Critics are becoming increasingly concerned that the Electoral College is hijacking democracy

Critics are becoming increasingly concerned that the Electoral College is hijacking democracy
Image via Shutterstock.
Critics are once again raising concerns about the Electoral College and how it continues to be a threat to the United States' democracy. NPR highlights the inner workings of the book Let the People Pick the President, authored by Jesse Wegman, which focuses on how presidential elections differ vastly from all other elections which are based on vote counts as opposed to electors.

"If anything, representative democracy in the 21st century is about political equality. It's about one person, one vote — everybody's vote-counting equally," he said. "You're not going to convince a majority of Americans that that's not how you should do it."

Wegman also noted another issue: the extent of the Electoral College's influence in swaying the outcome of presidential elections. Despite President Joe Biden receiving 7 million more votes than Trump, the Electoral College could have changed the entire outcome of the election if Trump had just received 45,000 votes in three other key battleground states.

"In 2020, despite the 7 million-vote victory that Joe Biden won in the popular vote, people overlook the fact that 45,000 votes switch in the three key battleground states, and you're looking at a second term of Donald Trump," he said. "I mean, the fact that you could have the entire outcome of the election ride on 45,000 votes in three random states is, you know, just a huge, glaring vulnerability for any republic."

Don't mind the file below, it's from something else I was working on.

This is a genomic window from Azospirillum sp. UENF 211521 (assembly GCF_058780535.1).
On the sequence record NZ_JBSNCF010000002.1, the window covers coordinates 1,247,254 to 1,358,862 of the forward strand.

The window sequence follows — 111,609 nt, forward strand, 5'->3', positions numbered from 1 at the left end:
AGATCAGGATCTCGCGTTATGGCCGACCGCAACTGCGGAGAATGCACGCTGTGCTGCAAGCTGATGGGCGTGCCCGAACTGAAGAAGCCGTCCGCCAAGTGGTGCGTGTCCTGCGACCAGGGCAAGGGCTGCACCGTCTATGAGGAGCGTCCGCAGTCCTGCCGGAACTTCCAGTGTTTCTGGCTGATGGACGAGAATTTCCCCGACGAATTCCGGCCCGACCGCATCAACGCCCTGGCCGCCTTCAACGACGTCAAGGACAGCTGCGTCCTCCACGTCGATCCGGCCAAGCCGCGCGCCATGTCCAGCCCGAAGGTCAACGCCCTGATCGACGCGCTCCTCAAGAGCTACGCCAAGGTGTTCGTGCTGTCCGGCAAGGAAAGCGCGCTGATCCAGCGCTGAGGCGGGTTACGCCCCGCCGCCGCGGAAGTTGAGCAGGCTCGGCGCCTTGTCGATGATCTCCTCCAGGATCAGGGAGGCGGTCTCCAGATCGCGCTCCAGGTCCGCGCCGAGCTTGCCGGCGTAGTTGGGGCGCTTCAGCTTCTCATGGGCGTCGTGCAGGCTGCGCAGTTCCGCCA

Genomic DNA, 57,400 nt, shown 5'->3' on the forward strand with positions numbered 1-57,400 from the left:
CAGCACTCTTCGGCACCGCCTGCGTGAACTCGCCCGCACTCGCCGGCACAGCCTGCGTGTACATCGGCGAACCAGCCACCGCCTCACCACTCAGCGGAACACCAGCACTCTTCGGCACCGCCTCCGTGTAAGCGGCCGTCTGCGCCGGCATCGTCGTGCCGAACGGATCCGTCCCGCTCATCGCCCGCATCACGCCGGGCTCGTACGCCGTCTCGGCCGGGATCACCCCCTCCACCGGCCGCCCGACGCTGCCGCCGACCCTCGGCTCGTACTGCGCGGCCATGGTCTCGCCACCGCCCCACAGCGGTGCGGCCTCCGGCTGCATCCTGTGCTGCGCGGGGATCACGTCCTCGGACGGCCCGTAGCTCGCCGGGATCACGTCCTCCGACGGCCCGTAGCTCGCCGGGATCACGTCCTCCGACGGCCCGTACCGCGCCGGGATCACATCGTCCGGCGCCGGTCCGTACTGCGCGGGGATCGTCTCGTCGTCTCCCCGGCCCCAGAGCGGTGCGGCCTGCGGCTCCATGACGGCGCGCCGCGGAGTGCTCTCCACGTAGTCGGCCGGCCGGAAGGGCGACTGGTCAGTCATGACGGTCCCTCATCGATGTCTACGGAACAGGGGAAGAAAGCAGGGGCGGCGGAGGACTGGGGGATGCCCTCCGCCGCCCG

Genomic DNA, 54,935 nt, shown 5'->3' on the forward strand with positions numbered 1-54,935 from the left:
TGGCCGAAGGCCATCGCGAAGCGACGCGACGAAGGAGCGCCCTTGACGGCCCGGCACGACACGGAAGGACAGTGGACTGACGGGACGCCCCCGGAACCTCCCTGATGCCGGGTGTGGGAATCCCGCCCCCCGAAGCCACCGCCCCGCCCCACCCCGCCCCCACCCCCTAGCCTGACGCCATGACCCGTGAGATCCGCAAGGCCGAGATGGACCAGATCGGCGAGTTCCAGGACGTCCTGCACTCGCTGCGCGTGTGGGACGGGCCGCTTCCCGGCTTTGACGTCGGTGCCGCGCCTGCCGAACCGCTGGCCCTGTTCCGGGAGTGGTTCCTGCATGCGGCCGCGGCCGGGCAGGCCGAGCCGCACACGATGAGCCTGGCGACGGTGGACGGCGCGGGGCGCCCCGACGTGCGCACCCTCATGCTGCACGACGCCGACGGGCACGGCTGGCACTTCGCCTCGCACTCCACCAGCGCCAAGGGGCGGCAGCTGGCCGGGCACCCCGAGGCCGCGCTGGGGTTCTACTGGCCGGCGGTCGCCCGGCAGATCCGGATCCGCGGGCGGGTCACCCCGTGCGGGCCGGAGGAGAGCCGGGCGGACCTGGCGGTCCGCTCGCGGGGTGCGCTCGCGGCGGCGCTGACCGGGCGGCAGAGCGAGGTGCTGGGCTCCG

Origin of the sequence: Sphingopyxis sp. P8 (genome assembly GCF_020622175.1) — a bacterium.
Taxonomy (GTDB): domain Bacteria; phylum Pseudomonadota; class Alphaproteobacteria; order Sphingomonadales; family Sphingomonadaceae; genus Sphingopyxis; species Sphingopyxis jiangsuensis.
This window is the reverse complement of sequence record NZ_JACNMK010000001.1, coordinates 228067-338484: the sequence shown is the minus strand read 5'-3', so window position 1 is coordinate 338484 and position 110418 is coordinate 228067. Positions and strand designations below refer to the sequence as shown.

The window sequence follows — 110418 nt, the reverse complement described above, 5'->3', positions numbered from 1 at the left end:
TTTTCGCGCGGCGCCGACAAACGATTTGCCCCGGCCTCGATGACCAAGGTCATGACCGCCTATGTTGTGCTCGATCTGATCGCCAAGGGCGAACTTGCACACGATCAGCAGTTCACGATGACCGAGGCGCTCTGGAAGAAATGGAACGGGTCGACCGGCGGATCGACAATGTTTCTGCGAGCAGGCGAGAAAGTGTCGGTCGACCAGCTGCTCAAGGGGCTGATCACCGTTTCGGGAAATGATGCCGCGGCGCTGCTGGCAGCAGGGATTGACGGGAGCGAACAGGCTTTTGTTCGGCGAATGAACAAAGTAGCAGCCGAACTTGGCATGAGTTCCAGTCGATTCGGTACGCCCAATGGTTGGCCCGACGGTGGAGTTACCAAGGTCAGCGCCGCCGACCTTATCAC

The publication also included election law experts who said they're concerned about the cracked foundation the Electoral College stands on. Harvard University political scientist Gautam Mukunda also noted the imbalance in the number of electors designated for each state which is determined by states' representation in the House and Senate. In many cases, states with smaller populations have a tendency to receive additional votes.

"The fact that in presidential elections people in Wyoming have roughly 44 times the power of people in California is antithetical at the most basic level to what we say we stand for as a democracy," he said.

Brad Smith, a former member of the Federal Election Commission, also noted that the shift in the popular vote comes as a warning for the Republican Party. According to Smith, the real reason Republicans keep losing presidential elections is because they do not have enough voters.

"They keep losing the aggregated popular vote," he said. "Republicans aren't getting enough votes, and that's why they're losing most presidential elections. And, you know, they need to think about, how do we appeal to more people?"

Understand the importance of honest news ?

So do we.

The past year has been the most arduous of our lives. The Covid-19 pandemic continues to be catastrophic not only to our health - mental and physical - but also to the stability of millions of people. For all of us independent news organizations, it’s no exception.

We’ve covered everything thrown at us this past year and will continue to do so with your support. We’ve always understood the importance of calling out corruption, regardless of political affiliation.

We need your support in this difficult time. Every reader contribution, no matter the amount, makes a difference in allowing our newsroom to bring you the stories that matter, at a time when being informed is more important than ever. Invest with us.

Make a one-time contribution to Alternet All Access, or click here to become a subscriber. Thank you.

Click to donate by check.

DonateDonate by credit card
Donate by Paypal

Don't Sit on the Sidelines of History. Join Alternet All Access and Go Ad-Free. Support Honest Journalism.